July 4, 2016 by Dr. Sandra Folk
It’s tempting to view your existing customer base as a measure of your success. These people or companies have chosen to do business with you—clearly you must be doing something right.
But complacency breeds bad service. And there’s no faster way to suddenly find yourself with a very short customer list than to let your standards slip—or to have none in the first place. Often, it’s the things you don’t really think or do anything about that can lead to the loss of existing clients and prevent you from attracting new ones.
Recently, I hired a company to improve my Google ranking so people could find The Language Lab more easily. As with some search engine optimization (SEO) companies, this one offered predesigned packages of services that included writing website content, as well more technical fixes.
I didn’t need the firm to write website content, because writing is my business. So I asked that they focus on things such as key words and link building, and leave the writing to me. But the sales associate told me the firm preferred not to deviate from the preset packages. She assured me that I’d be pleased with their writing team’s work. ‘Might as well give it a try,’ I thought.
The results? Not good. Every piece of content the company created was riddled with typos and incorrect information. I pointed out these problems to my sales rep. Each time her response was something along the lines of, “I won’t argue with you, you’re right,” or “I would feel the same way in your shoes.”
If I hadn’t been so frustrated, I would have laughed. Here was a person representing a company that was doing poor work agreeing with me that the work wasn’t good, but offering no solutions.
At the end of the trial stage, I decided, I’d had enough. I no longer wanted to pay to be frustrated, annoyed, and distressed.
I learned something from this incident. One of the worst things you can do to a client is to over-promise and under-perform. Ignoring your client’s true needs because you have a preset notion of what will work—a “one size fits all” mentality—can really backfire.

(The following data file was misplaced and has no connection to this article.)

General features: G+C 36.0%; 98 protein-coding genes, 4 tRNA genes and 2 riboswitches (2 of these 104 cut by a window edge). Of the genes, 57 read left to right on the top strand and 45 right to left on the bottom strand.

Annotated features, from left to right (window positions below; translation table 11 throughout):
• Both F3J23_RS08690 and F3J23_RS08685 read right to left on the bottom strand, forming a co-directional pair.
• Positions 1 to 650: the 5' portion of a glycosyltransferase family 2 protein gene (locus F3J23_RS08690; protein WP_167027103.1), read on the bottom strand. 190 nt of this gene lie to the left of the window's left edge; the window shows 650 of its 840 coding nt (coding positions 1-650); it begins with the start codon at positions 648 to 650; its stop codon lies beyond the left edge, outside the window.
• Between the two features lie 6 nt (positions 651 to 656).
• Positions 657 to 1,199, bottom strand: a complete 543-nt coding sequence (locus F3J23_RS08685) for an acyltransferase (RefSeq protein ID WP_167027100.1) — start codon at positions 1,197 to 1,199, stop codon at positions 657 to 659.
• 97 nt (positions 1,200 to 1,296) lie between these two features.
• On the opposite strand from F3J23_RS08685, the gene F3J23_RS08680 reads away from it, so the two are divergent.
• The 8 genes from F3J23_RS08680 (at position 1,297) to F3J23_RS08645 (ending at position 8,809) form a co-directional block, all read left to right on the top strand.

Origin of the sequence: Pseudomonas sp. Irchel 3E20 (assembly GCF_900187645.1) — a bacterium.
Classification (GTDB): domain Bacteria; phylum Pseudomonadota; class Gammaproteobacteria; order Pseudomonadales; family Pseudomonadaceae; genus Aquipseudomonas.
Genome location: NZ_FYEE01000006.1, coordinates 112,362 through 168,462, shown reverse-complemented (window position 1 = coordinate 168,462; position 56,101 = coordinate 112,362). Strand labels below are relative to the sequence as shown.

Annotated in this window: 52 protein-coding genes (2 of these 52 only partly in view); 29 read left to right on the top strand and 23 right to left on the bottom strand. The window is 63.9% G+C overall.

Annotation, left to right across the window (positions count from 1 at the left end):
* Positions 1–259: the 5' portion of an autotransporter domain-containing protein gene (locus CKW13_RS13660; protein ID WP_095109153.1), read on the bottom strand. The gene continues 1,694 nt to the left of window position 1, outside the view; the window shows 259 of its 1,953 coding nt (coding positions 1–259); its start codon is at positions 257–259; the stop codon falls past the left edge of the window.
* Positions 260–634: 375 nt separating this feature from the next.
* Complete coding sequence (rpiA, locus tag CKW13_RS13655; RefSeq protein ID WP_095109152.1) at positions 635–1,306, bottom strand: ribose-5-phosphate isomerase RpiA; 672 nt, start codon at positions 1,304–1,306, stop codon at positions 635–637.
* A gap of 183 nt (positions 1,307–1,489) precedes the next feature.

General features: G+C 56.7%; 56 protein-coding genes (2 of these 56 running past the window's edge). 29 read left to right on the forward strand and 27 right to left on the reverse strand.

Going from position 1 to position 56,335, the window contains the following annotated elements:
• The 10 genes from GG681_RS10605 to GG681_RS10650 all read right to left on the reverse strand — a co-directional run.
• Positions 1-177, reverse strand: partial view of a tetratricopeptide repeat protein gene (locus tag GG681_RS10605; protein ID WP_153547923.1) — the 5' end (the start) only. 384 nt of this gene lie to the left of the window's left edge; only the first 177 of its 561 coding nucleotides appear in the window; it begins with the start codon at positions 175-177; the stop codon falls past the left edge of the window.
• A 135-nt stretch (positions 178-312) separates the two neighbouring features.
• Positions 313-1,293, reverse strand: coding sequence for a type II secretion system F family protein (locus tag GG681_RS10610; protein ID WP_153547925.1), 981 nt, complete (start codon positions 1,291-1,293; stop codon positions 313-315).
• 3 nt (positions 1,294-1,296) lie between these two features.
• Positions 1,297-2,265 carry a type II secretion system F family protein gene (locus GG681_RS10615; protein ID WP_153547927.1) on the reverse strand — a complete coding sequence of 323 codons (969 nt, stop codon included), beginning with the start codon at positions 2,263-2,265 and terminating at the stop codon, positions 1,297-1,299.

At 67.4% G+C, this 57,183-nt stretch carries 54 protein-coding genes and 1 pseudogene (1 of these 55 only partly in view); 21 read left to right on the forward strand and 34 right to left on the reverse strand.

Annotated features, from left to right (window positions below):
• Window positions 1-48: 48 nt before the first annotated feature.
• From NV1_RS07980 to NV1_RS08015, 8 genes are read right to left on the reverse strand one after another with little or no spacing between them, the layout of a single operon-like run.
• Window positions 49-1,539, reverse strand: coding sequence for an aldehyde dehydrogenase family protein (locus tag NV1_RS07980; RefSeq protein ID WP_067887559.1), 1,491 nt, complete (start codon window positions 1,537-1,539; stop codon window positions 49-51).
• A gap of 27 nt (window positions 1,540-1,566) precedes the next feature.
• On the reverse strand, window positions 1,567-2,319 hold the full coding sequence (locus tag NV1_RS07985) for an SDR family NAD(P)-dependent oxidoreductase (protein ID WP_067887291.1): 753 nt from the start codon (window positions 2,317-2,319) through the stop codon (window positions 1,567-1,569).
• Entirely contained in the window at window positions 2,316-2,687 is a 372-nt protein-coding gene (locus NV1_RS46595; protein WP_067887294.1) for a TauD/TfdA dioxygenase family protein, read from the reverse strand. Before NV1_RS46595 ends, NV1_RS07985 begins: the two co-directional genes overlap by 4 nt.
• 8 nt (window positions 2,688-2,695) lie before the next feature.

Here are five things you can do to turn off clients without really trying.
Offer false sympathy (“I would feel the same way if I were you”) and meaningless pat statements (“I can’t argue with you”). Never take action, investigate the problem, or offer a solution.
Don’t act on the client’s needs, or check with them to see if they are happy with the work being done. Assume everything is fine. If the client tells you otherwise, well, they’re wrong!
If errors are made that even you simply cannot deny, do your best not to offer any form of compensation.
Make sure not to check that the deliverables are thoughtful, correct, appropriate, and devoid of typos and errors.
Don’t, by all means, develop your listening skills. That will help you avoid better communication and accountability.
Obviously, this is not a to-do list for any business that wants to retain customers. But hopefully, it serves as a reminder that it’s much easier to lose clients than to gain them.
Even if times are flush for your business, it’s important to make sure that your existing customers are happy, and that you are paving the way for new ones. But if alienating a client is one of your goals, all I can say is, “I won’t argue with you, but you’re wrong.”
Dr. Sandra Folk, business communications expert and founder of the Language Lab, understands how poor communication affects business and how costly it can be. She specializes in improving the business writing and presentation skills of executives and their employees. Clients from a range of industries include finance, real estate, insurance, engineering, and government. Her unique “practice over time” approach to learning ensures client success. As a published writer in the fields of education and journalism, she has authored textbooks and feature articles in prominent business publications.
This article first appeared on Profit Guide.
This story was originally published by Canadian Insurance Top Broker.